The dialogue was also pretty bad. Anne Hathaway delivers a monologue in the middle of the film, about love, that nearly had me puking in the auditorium. It came off so cheesy and forced that I couldn’t stand it. A big character reveal in the middle of the film also progressed in a way that could be seen a mile away. This character also forgets who he is and ruins pretty much everything. The end of the film, which will be talked about for some time as it is very “2001”-esque, kind of muddles the entire thing for me. Like, I get where they were going with that. I get how unimaginable space can be an how it works, but to put it all together like that just seemed like Nolan was trying to be more profound than he needed to be. I don’t like throwing around the word pretentious often because I think that it insults creativity, but the end of this film teetered on being a bit pretentious. Also, the BIG emotional reunion end the end of the film, the one that the audience has been waiting for the entire three fucking hours, was over in like four sentences. Seriously, fuck Matthew McConaughey’s character in this movie. He’s the worst.
What did I like? First off the acting was pretty top notch. Matthew McConaughey was in full form as he has been for the past two years. There are a few scenes in this movie that really struck a chord with me emotionally and that was all on MM. Michael Caine continues to be sad Michael Caine and that’s okay because the man is a true legend and makes my eyes water every time he is sad. The voice acting from Bill Irwin, who voices the robot TARS, was a wonderful addition to the cast and might have been my favorite character. The robots were awesome by the way. At first I thought they were too weird but then I really got into the functionality of them. The action and space sequences were gorgeous to watch in 70mm. It made the effort to see this is IMAX all worth while. Also, Mackenzie Foy can act. That girl is going to be big if she continues acting.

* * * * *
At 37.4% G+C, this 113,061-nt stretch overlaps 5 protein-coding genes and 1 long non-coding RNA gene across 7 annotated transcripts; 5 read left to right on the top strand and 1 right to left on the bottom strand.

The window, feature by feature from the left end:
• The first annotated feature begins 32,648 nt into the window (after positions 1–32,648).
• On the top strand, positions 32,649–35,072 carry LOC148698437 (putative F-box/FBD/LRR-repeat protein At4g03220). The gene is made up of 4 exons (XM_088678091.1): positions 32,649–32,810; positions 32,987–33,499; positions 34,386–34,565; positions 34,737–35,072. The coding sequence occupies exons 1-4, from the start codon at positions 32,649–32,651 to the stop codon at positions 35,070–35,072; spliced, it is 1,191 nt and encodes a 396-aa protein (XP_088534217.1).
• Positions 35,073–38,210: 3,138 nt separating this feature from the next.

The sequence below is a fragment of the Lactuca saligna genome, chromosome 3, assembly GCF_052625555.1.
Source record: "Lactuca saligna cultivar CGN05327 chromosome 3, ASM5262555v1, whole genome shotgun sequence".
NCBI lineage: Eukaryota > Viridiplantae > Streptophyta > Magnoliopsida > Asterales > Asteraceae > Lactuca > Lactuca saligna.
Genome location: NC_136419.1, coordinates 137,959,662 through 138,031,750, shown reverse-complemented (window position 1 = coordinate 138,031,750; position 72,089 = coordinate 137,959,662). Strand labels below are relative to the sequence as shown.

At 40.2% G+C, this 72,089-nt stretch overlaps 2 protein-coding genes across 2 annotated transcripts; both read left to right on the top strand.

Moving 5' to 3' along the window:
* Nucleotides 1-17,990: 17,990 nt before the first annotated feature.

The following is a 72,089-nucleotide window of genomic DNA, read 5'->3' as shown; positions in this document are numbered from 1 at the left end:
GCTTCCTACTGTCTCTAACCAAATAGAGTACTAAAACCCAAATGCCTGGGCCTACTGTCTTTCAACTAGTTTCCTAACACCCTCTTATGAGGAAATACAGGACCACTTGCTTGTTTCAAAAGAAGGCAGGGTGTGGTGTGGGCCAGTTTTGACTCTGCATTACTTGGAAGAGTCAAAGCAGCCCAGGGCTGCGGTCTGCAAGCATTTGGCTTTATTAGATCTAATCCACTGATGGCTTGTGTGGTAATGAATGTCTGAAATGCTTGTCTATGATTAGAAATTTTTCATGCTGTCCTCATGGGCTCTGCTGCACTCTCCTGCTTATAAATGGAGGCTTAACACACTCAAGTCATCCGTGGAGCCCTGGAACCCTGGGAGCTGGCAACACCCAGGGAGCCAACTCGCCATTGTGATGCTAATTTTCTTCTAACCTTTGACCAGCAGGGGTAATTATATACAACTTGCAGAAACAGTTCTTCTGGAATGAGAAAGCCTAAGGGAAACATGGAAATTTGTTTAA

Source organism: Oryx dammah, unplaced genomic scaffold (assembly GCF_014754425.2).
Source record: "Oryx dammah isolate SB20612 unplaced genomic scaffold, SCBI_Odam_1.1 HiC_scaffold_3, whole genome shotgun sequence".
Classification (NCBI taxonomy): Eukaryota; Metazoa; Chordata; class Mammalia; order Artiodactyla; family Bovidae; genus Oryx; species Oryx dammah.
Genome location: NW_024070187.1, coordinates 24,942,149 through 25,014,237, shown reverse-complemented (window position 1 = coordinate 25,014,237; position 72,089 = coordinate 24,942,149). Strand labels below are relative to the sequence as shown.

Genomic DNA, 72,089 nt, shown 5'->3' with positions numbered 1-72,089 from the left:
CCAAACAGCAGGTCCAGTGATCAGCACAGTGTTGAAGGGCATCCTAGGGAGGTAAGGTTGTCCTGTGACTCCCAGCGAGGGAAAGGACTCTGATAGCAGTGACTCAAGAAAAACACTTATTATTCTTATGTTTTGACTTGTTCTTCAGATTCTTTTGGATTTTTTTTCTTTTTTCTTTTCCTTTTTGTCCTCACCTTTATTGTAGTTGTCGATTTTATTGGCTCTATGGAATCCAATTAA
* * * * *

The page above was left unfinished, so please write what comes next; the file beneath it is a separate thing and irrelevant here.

Overall the film just wasn’t up to what I thought it was going to be. As far as space movies go, I enjoyed Sunshine and Solaris much more but there were definitely some great reasons to see the film. The camera work, the acting, the practical effects mixed in with CGI, all made this a film to see. It just happened to be a mess in the story telling department that may get better with a clearer viewing but I’m not holding my breath. Nolan gets points for doing it in film though. I’ll give him added points for that.
IMDB Score – 8.7
Rotten Tomato Score – 94%
Directed By – Alejandro González Iñárritu Starring – Michael Keaton, Edward Norton, Naomi Watts, Zach Galifianakis, Emma Stone, Amy Ryan, Andrea Riseborough, and Lindsay Duncan